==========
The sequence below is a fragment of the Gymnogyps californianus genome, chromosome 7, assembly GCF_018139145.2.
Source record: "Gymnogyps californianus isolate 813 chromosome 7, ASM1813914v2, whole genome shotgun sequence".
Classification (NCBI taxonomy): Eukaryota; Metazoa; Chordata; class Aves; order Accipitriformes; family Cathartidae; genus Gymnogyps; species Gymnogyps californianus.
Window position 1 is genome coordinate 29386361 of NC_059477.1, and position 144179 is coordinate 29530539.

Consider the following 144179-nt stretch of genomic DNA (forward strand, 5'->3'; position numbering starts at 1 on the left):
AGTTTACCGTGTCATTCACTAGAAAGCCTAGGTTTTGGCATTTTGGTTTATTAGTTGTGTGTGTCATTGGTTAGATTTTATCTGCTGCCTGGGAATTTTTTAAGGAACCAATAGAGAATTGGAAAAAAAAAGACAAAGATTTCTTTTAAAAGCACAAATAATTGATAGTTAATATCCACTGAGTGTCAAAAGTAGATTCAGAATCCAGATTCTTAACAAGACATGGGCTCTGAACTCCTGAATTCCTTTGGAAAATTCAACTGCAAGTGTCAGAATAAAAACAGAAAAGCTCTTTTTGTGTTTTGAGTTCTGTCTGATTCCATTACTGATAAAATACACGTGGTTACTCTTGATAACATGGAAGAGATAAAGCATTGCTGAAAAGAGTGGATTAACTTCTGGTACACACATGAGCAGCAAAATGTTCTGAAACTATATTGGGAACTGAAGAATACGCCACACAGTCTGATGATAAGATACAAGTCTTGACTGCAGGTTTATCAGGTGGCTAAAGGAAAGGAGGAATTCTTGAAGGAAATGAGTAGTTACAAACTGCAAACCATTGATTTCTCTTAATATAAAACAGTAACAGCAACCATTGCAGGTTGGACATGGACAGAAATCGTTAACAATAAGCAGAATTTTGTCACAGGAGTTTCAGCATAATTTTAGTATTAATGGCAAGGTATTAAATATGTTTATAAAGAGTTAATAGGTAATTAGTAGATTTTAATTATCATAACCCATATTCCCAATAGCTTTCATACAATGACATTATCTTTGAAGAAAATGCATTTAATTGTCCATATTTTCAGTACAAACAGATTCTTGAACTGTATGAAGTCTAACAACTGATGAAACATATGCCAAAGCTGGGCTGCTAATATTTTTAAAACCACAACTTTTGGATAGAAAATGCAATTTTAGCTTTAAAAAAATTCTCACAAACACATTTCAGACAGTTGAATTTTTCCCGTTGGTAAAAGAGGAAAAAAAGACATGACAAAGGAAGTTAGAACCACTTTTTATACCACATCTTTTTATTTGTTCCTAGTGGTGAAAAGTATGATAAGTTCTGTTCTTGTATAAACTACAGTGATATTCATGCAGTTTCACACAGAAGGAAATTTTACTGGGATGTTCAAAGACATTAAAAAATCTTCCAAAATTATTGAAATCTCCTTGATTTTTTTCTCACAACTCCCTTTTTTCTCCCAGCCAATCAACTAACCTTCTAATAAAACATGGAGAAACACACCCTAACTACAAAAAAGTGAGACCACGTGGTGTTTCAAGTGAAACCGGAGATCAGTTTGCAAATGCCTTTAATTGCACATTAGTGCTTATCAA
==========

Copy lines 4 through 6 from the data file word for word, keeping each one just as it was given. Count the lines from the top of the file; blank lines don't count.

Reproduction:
Window position 1 is genome coordinate 29386361 of NC_059477.1, and position 144179 is coordinate 29530539.

Consider the following 144179-nt stretch of genomic DNA (forward strand, 5'->3'; position numbering starts at 1 on the left):
AGTTTACCGTGTCATTCACTAGAAAGCCTAGGTTTTGGCATTTTGGTTTATTAGTTGTGTGTGTCATTGGTTAGATTTTATCTGCTGCCTGGGAATTTTTTAAGGAACCAATAGAGAATTGGAAAAAAAAAGACAAAGATTTCTTTTAAAAGCACAAATAATTGATAGTTAATATCCACTGAGTGTCAAAAGTAGATTCAGAATCCAGATTCTTAACAAGACATGGGCTCTGAACTCCTGAATTCCTTTGGAAAATTCAACTGCAAGTGTCAGAATAAAAACAGAAAAGCTCTTTTTGTGTTTTGAGTTCTGTCTGATTCCATTACTGATAAAATACACGTGGTTACTCTTGATAACATGGAAGAGATAAAGCATTGCTGAAAAGAGTGGATTAACTTCTGGTACACACATGAGCAGCAAAATGTTCTGAAACTATATTGGGAACTGAAGAATACGCCACACAGTCTGATGATAAGATACAAGTCTTGACTGCAGGTTTATCAGGTGGCTAAAGGAAAGGAGGAATTCTTGAAGGAAATGAGTAGTTACAAACTGCAAACCATTGATTTCTCTTAATATAAAACAGTAACAGCAACCATTGCAGGTTGGACATGGACAGAAATCGTTAACAATAAGCAGAATTTTGTCACAGGAGTTTCAGCATAATTTTAGTATTAATGGCAAGGTATTAAATATGTTTATAAAGAGTTAATAGGTAATTAGTAGATTTTAATTATCATAACCCATATTCCCAATAGCTTTCATACAATGACATTATCTTTGAAGAAAATGCATTTAATTGTCCATATTTTCAGTACAAACAGATTCTTGAACTGTATGAAGTCTAACAACTGATGAAACATATGCCAAAGCTGGGCTGCTAATATTTTTAAAACCACAACTTTTGGATAGAAAATGCAATTTTAGCTTTAAAAAAATTCTCACAAACACATTTCAGACAGTTGAATTTTTCCCGTTGGTAAAAGAGGAAAAAAAGACATGACAAAGGAAGTTAGAACCACTTTTTATACCACATCTTTTTATTTGTTCCTAGTGGTGAAAAGTATGATAAGTTCTGTTCTTGTATAAACTACAGTGATATTCATGCAGTTTCACACAGAAGGAAATTTTACTGGGATGTTCAAAGACATTAAAAAATCTTCCAAAATTATTGAAATCTCCTTGATTTTTTTCTCACAACTCCCTTTTTTCTCCCAGCCAATCAACTAACCTTCTAATAAAACATGGAGAAACACACCCTAACTACAAAAAAGTGAGACCACGTGGTGTTTCAAGTGAAACCGGAGATCAGTTTGCAAATGCCTTTAATTGCACATTAGTGCTTATCAA